During last November's hurricane-recovery session, special interests were also able to force through a small tax cut on electricity and natural gas, but the momentum came to a noticeable halt in this year's regular session when lawmakers turned their attention to other matters having little or nothing to do with economic growth.
But the political landscape is shifting again, and the next several months could be ripe with opportunities. Budget surpluses for 2006 and 2007 could potentially top $1 billion, and revenue forecasts remain somewhat bolstered by oil prices and recovery spending. To top it off, 2007 will be an election year complemented by term limits, which could make for a generous Legislature.
Business advocates are already eyeing the situation and crafting a strategy that focuses on furthering tax reforms. Still, the rosy fiscal situation could flip at any moment; state Treasurer John Kennedy has repeatedly warned that the "recovery bubble" will eventually burst, leaving Louisiana in a less-than-desirable financial position.
Special interest groups realize the likelihood of that scenario, but they argue their respective memberships will be there to support the economy when the fizzle starts ' and policy makers should make every effort to strengthen business and industry now.
Donna Landry, chairwoman of the Greater Lafayette Chamber of Commerce, says the push for tax reform could be successful next year if business interests take a united front and state revenues don't take a dramatic fall. She also says business leaders need to consider progressive issues for regional development.
"Our focus in recent months has been on transportation and infrastructure issues," Landry says. "The current model for financing our priorities is under-funded, and we need to make sure we're getting our fair share so we can manage our population and traffic growth."
Specifically, the chamber is interested in finding alternative funding methods for the Lafayette Metropolitan Expressway project, a transportation plan expected to cost upwards of $740 million, depending on the route selected. Tolls and tax collections have been explored in the past ' City-Parish President Joey Durel's proposed sales tax for road infrastructure is on the November ballot ' but Landry says more opportunities must be pursued.
Dan Juneau, president of the Louisiana Association of Business and Industry, one of the largest lobbies in the state, says readdressing the current phase-out of business taxes on equipment and debt are among his groups' top priorities for next year. "It would be nice if those taxes were accelerated, or even eliminated outright, but largely we just need to make sure they eventually come off the books," he says.
The state sales tax on manufacturing equipment has been evaporating slowly over the past two years, with 35 percent coming off in July. More will be deducted each year until 2010, when all of the tax will be eliminated. Even though it is in the process of being abolished, the tax still places Louisiana at a disadvantage against other southern states that don't apply anything, according to Juneau.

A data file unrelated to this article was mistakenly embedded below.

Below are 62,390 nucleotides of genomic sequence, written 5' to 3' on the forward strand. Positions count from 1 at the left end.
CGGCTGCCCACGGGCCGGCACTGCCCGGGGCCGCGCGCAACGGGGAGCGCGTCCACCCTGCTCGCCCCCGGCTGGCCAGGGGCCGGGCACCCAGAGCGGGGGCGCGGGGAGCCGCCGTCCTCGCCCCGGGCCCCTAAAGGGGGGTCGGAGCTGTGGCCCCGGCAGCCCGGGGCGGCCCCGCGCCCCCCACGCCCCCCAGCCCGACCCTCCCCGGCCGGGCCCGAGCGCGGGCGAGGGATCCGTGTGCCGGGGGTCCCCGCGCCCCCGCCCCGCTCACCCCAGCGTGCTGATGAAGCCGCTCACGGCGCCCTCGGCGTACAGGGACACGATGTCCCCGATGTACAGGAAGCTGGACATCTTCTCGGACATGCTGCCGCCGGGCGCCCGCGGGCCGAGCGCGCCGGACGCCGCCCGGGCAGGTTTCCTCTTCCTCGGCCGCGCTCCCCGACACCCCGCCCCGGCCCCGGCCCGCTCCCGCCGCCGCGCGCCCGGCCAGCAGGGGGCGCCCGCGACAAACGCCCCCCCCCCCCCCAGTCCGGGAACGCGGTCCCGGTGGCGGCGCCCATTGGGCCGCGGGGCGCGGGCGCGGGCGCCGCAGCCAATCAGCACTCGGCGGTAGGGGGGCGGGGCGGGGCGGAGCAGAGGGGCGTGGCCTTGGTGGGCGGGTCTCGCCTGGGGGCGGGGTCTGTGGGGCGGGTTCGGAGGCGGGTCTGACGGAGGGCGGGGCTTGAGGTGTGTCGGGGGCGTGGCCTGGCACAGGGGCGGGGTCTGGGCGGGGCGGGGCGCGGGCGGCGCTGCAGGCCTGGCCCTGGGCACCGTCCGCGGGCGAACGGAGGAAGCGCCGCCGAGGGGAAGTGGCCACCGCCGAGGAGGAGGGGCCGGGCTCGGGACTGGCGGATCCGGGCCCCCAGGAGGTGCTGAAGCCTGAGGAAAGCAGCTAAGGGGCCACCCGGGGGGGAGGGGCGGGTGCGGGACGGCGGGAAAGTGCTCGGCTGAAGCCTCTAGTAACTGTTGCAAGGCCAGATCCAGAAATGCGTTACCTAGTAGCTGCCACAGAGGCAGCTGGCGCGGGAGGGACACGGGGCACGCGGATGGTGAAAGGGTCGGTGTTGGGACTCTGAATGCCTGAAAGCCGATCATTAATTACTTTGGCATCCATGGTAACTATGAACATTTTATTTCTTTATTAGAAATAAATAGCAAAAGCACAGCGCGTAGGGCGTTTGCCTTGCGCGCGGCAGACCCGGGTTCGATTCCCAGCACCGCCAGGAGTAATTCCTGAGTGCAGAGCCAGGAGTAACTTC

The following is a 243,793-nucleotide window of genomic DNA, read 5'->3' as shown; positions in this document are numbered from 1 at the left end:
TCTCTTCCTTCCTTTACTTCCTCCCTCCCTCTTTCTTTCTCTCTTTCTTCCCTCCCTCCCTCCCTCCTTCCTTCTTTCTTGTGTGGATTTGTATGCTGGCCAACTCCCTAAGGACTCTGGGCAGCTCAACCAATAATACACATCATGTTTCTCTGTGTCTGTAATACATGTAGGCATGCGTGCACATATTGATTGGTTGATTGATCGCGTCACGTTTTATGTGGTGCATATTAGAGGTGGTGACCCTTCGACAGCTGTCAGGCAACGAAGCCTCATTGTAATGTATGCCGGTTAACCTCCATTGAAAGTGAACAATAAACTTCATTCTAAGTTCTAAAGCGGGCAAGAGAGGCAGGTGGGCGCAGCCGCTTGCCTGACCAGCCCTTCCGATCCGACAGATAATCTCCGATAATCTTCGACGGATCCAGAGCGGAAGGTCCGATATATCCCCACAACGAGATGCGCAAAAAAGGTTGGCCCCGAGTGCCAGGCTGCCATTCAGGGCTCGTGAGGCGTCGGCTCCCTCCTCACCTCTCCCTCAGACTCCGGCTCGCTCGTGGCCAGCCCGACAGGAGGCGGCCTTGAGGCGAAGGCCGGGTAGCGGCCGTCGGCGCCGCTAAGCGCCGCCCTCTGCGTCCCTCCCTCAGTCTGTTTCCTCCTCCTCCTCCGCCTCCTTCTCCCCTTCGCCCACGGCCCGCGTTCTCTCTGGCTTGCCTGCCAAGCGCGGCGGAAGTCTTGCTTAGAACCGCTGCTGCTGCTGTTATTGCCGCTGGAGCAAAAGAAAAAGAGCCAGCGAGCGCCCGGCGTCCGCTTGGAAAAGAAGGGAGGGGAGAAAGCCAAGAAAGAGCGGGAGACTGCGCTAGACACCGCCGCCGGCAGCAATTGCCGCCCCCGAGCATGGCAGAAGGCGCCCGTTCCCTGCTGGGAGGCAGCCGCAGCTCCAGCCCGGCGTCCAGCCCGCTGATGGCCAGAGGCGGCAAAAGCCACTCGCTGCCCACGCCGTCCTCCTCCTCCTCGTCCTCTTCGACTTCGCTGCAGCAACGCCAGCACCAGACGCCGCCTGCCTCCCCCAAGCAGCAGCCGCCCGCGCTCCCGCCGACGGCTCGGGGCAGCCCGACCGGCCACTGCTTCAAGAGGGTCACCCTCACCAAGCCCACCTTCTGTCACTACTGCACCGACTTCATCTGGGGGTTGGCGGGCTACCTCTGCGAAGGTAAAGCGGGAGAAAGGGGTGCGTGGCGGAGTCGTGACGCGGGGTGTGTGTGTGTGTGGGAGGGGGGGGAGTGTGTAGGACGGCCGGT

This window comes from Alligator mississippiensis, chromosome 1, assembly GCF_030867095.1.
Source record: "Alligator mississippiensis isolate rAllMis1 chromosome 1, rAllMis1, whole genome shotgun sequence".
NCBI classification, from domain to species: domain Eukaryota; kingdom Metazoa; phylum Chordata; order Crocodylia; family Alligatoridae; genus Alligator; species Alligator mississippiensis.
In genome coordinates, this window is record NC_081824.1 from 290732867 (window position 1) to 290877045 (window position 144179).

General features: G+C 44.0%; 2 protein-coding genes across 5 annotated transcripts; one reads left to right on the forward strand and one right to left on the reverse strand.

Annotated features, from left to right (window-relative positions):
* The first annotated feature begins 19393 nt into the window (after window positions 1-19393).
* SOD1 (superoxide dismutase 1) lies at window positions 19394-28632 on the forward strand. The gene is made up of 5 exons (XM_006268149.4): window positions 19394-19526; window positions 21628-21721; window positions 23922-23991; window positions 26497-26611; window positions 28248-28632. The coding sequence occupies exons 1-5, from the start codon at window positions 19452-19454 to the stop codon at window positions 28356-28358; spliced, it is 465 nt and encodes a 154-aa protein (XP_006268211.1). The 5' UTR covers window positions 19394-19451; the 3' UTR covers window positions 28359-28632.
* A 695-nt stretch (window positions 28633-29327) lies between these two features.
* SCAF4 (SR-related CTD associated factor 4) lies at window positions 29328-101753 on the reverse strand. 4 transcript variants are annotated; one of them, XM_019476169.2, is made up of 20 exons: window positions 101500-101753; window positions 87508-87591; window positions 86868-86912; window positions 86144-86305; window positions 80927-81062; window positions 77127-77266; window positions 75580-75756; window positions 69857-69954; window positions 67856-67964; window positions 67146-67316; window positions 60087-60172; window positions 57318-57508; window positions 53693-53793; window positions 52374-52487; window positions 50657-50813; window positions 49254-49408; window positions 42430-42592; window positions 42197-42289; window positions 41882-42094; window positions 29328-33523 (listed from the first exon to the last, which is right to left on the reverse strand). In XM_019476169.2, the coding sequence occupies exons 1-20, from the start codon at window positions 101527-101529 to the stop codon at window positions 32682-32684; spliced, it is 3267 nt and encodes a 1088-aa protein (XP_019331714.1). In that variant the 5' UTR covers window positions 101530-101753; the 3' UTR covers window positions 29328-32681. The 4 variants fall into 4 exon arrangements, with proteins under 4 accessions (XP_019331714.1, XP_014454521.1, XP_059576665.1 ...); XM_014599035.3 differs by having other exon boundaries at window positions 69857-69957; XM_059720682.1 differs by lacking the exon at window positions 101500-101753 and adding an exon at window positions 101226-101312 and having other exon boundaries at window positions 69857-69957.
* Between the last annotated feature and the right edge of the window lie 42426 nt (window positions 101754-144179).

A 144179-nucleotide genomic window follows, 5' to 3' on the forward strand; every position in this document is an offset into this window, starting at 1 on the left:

R. Charles Hodson Jr., state director of the National Federal of Independent Business, a nonprofit advocacy group with 6,000 members statewide, is pushing an effort to apply the equipment tax break to small businesses that rely on desktop computers and other common machinery. Doing so would send a symbolic message to an underrepresented constituency, argues Hodson.
"It's a fairly narrow band of equipment that can be used, and unless you're a huge manufacturer, you're really not getting any benefit," Hodson says. "I understand we need to be looking for that silver bullet, like landing a Mercedes plant, but let's not forget about our small businesses and those that are already here."
The groups being led by Juneau and Hodson are also considering asking lawmakers to accelerate the phase-out of the state's tax on corporate debt. The mechanism, which collects upwards of $120 million annually for the state, is being eliminated over a seven-year schedule beginning this year.
Dan S. BornÃ©, president of the Louisiana Chemical Association, says his membership's No. 1 issue for the coming year is eliminating the remaining 3.3 percent sales tax on the use of natural gas and electricity, the only levy of its kind in the nation. It was originally reduced from 3.8 percent during last November's special session, but BornÃ© says the job needs to be finished in 2007. "That impacts every business in the state that receives a utility bill," he says. "It also protects the petrochemical industry because we buy so much natural gas to keep generating power and electricity. We use natural gas the way a bakery shop uses flour, and that tax is eventually passed on to consumers."
Aside from the state's fiscal concerns, the biggest unknown next year will be how term limits ' during an election year ' will play out with all these issues. BornÃ© says the lure of early retirement, coupled with the need to get re-elected, might make for a perfect situation for business and industry.